Contradictions, counter-cultures and 'a rural world of mythical force' - film festival highlights

Posted on: 24 October 2017 by Joan Mas Font, Gorka Mercero and Ana Reimão in 2017 posts

Man and woman embracing
'Where I Grow Old'

As we gear up for the start of the Liverpool Iberian and Latin American Festival on 26 October, three of the team behind the festival have chosen some of their top highlights.

Focusing on the Catalan, Basque and Portuguese-speaking films, Joan Mas Font (Catalan Studies), Gorka Mercero (Basque Studies) and Ana Reimão (Portuguese language and culture) have given more details and their reactions to each film, giving a taste of what to expect from the festival:

Joan Mas Font on 'Pa Negre' 

“The film Pa Negre (Black Bread) won 12 Gaudí Awards, 9 Goya Awards, including best film, best director and best adapted screenplay. It was selected as the Spanish entry for the Best Foreign Language Film at the Oscars Academy Awards in 2011, being the first Catalan-language film to do so. 

Written and directed by Agustí Villaronga and based on the homonymous novel by Emili Teixidor, Pa Negre brings to life a rural world of mythical force as the Spanish Civil War is over and the villagers live under occupation by the Guardia Civil. Eleven-year-old Andreu is forced to confront a world of adult deception, festering hatreds and the war’s monstruous consequences.

Before the screening, Joan-Lluís Marfany, historian, literary critic and Honorary Research Fellow at the University of Liverpool, will discuss the film and its historical background. After the screening there will be a Q&A with the audience.”


Thursday, 26 October 2017, 7pm, free entry >> Book your ticket

 Man holding two flags
'Asier and I'

Gorka Mercero on 'Asier and I'

Asier and I  is a terribly honest and suggestive account of the contradictions that Aitor Merino, its director, went through when one of his best mates from school joined the Basque pro-independence armed band/terrorist group ETA.

When I watched the documentary, I felt Aitor had really managed to transmit to me his perplexity about how it was possible that such a good fellow as Asier could, at the same time, be involved in the – often indiscriminate – use of arms against people. I am really looking forward to the post-screening discussion with Aitor about the implications of that puzzling double nature of the perpetrators of terrorist acts.”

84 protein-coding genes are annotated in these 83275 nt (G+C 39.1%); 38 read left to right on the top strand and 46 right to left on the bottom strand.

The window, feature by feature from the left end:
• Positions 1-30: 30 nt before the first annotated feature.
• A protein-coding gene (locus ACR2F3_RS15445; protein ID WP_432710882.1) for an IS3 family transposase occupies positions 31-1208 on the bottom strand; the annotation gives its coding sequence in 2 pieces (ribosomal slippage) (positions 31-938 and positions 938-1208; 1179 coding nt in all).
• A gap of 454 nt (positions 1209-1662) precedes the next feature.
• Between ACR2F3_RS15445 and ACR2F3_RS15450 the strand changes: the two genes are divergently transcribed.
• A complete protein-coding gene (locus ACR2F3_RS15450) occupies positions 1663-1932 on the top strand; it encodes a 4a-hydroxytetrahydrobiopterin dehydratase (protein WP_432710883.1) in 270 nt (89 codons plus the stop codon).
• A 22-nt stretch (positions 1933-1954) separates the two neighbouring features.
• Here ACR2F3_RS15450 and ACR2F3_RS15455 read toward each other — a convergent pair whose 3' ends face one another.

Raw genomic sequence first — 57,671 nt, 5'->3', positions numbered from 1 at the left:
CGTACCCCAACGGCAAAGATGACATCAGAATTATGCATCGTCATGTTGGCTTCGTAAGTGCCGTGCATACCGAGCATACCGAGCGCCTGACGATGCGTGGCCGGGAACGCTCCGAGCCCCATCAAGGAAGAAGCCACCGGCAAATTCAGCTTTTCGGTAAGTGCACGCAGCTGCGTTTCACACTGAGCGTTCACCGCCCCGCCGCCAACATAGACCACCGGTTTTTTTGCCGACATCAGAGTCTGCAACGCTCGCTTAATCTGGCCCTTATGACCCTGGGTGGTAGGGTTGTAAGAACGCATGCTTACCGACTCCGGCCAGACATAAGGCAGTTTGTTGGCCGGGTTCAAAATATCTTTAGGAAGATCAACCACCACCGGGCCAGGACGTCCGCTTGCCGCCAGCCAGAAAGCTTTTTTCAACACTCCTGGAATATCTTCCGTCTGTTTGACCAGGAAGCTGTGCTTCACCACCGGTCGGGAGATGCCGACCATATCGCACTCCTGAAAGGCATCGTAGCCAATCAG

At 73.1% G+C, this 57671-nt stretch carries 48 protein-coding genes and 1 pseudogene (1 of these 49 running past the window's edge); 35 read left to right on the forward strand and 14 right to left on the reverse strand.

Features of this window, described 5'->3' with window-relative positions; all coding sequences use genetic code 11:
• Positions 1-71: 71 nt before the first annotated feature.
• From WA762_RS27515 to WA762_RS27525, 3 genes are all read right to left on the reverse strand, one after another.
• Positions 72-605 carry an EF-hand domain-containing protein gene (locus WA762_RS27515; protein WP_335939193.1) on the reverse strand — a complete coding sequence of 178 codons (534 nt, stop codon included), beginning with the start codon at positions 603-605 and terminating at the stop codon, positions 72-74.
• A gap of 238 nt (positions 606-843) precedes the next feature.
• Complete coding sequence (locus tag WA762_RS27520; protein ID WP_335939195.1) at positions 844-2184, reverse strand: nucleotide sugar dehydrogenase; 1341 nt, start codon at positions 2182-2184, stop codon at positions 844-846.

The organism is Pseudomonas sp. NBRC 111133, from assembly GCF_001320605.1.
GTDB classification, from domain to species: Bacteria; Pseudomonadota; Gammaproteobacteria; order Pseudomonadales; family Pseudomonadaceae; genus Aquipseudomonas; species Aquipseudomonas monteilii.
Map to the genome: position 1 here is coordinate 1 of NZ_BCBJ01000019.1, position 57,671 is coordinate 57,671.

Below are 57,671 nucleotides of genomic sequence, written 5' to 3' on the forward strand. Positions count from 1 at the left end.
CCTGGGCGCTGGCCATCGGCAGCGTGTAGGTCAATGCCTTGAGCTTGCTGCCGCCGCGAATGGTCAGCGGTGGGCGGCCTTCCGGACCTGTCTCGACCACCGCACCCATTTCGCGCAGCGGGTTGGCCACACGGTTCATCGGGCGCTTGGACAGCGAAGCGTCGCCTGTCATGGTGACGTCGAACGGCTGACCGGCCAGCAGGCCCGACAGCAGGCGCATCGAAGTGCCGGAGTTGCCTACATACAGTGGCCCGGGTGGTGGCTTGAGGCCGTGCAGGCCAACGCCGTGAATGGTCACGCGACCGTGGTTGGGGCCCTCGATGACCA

Tuesday, 31 October 2017, 7pm, £4.50/£3.50 >> Book your ticket


Ana Reimão on 'Where I Grow Old'

Where I Grow Old (A Cidade Onde Envelheço) by Brazilian director Marília Rocha is a delicate and intimate account of the encounter of two Portuguese young women in the Brazilian city of Belo Horizonte. The city is on the one hand the backdrop where the two friends lead their lives but it also takes centre stage as its own peculiarities are revealed, namely through glimpses of its strong musical counter-culture. Much like the character Teresa, I discovered the music of Jards Macalé throught this film and that alone was invaluable. 

Despite the focus on place, the film is also undoubtfully universal and anyone who has experienced living in a different country, even for a short while, will identify with some of the character’s observations as they navigate a new culture. Of course the elephant in the room that establishes the film’s subtle political agenda is the European debt crisis that led nearly half a million unemployed Portuguese to emigrate between 2011-14.

However, it is the connection between the two main characters that makes this film such a joy to watch. There is no space for artifice among the cast of non-professional actors. Instead, there is a vulnerability that the director, whose background is in documentary film, has managed to capture beautifully and poignantly.

After the screening, two immigrants in Liverpool, Gabriela Saenger Silva and myself, will be talking about the counter culture of Belo Horizonte and the pull of home."

Thursday, 2 November 2017, 7pm, £4.50/£3.50 >> Book your ticket

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